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Douglas Fir - the Historical Preference and Modern Choice

Douglas fir forests provide a habitat for abundant wildlife, including the highest average bird counts in North American forests. This presence and abundance within Douglas fir habitat is highly dependent on the climate, moisture, soil, topography, and disturbance history of each site.

In California, the Douglas fir  (Pseudotsuga menziesii var. menziesii,) is found in the Klamath and Coast Ranges as far south as the Santa Cruz Mountains.  The Douglas fir is also known as Coast Douglas-fir, Pacific Douglas-fir, Oregon pine, or Douglas spruce, is an evergreen native to western North America. 

David Douglas was a Scottish botanist, best known as the namesake of the Douglas fir. He worked as a gardener, and explored the Scottish Highlands, North America, and Hawaii. Douglas fir is technically not a true fir (Abies genus), but is in its own genus: Pseudotsuga.

The tree itself grows to be very sizeable and yields a large amount of usable lumber and veneer for plywood. It is an incredibly valuable commercial timber, widely used in construction and building purposes. It is among the hardest and heaviest softwoods.

Douglas fir is the preference for construction and commercial use

Prior to World War Two, Douglas fir was the main construction material in many factories, warehouses, barns, and other commercial buildings. Historical North American buildings contain two regional varieties of Douglas fir, coastal and interior. Though their basic properties are similar, the lumber dimensions from coastal Douglas fir yields are twice as large than interior trees. As one of the most prolific timber producers worldwide, Douglas fir accounts for more than one quarter of all lumber created and used in the United States. This is more than any other species of lumber. Arborist Upcycle understands the value of Douglas fir and mills its wood with care to preserve its special qualities.

Is Douglas fir a better choice than pine

Fir has tight, close grain lines. Pine has broad grain lines that wind, making it far weaker than fir. The soft wood between the grain lines shrinks and expands in pine, making the wood cup or twist. For stability and strength, fir is much less prone to this warping or twisting, and much stronger than pine.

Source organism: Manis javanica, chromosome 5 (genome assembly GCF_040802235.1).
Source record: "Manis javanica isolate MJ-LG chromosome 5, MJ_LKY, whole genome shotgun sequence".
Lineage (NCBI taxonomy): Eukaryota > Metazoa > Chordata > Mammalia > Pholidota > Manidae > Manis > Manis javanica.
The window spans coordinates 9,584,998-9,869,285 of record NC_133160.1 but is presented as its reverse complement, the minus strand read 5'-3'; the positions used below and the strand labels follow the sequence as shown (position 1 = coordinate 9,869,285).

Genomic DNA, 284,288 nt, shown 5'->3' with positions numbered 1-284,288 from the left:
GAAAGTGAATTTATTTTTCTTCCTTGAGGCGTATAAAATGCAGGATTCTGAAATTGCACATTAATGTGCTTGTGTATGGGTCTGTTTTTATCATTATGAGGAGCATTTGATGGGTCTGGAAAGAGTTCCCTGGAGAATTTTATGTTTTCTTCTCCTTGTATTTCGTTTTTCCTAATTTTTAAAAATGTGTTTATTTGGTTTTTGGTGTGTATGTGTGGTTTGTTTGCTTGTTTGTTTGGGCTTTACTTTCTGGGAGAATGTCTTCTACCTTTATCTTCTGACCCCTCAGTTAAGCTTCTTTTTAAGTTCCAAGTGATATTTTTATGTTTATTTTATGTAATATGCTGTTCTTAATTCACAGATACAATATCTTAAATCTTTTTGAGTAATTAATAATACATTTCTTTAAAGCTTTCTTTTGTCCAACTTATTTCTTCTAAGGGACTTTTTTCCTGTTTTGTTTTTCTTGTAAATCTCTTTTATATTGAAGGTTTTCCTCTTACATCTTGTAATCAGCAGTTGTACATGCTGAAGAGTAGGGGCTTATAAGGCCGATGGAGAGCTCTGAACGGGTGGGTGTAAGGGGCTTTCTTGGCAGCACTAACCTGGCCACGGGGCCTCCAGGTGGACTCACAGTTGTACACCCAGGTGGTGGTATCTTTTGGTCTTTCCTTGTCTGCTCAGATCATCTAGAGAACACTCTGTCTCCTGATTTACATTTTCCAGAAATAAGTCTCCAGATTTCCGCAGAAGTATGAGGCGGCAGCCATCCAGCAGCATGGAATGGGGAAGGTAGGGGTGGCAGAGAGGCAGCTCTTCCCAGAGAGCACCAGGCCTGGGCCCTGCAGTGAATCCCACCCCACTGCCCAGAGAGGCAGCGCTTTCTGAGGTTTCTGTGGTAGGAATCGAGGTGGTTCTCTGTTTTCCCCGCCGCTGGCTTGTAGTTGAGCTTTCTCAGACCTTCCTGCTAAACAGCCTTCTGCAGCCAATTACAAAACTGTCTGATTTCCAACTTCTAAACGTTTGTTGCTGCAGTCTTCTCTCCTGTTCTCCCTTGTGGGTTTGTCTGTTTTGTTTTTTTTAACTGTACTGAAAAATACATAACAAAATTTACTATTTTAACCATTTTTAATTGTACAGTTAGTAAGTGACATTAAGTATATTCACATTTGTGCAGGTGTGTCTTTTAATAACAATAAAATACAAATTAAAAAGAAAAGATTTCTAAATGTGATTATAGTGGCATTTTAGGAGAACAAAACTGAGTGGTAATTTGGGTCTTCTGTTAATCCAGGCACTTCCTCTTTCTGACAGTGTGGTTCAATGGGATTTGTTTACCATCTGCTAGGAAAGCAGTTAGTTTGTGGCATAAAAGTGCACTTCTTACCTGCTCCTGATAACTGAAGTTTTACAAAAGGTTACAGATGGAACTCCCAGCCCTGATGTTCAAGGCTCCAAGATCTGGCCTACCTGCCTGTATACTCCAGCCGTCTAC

Reclaimed applications

Douglas fir has a substantial strength to weight ratio and dimensional stability that makes it a top choice for a wide range of projects. The ability of this lumber to hold nails, screws, bolts, plates, and joinery makes it an excellent choice for construction. Additionally, the colorations range from pink and yellowish orange that reddens with exposure to light. This patina makes reclaimed Douglas fir desirable for finer furniture applications.

Widely accepted reclaimed uses include the following:

Timber: Professional framers most often prefer reclaimed Douglas fir for many reasons, including its size, strength, usability, stability, and aesthetics. Timbers harvested from old growth forests, milled from the largest top quality trees, and given over a century to naturally air dry, makes Douglas fir specimens extremely stable when used in new architectural projects. Many reclaimed Douglas fir components from century old original architecture are suitable for new load bearing situations without the risk of movement and shrinkage often seen the instability of freshly cut materials. 

Dimensional lumber: Reclaimed dimensional lumber (greater than 1 inch thick) is commonly made from Douglas fir. Common dimensions include 2" X 4-12", 3" X 4-13", and 4" X 6-16". This material is excellent for framing, siding, base board material and window trim for both interior and exterior applications.

Flooring: Flooring made from reclaimed Douglas fir is a desirable option for those looking for a durable and cost effective hardwood alternative. 

Glulam: Beyond timber framing, Douglas fir timbers is a great alternative for glue laminated beams. Glued laminated timber is a type of structural engineered wood product comprised of layers of dimensional lumber bonded together with durable, structural adhesives that resist moisture. The result is a much more attractive natural wood look. Additionally, Douglas fir timber is a suitable replacement material when adding a faux rafter and gable appearance or laminating attractive mantles, shelves, and counter tops.

At Arbor Upcycle, espouses the creative reuse of lumber waste materials, transforming unwanted excess into new and improved materials of equal or better quality. As a philosophy and a movement, upcycling in San Francisco means carbon sequestration for our environment, historical salvage of San Francisco’s past, and a unique local lumber resource for our community.

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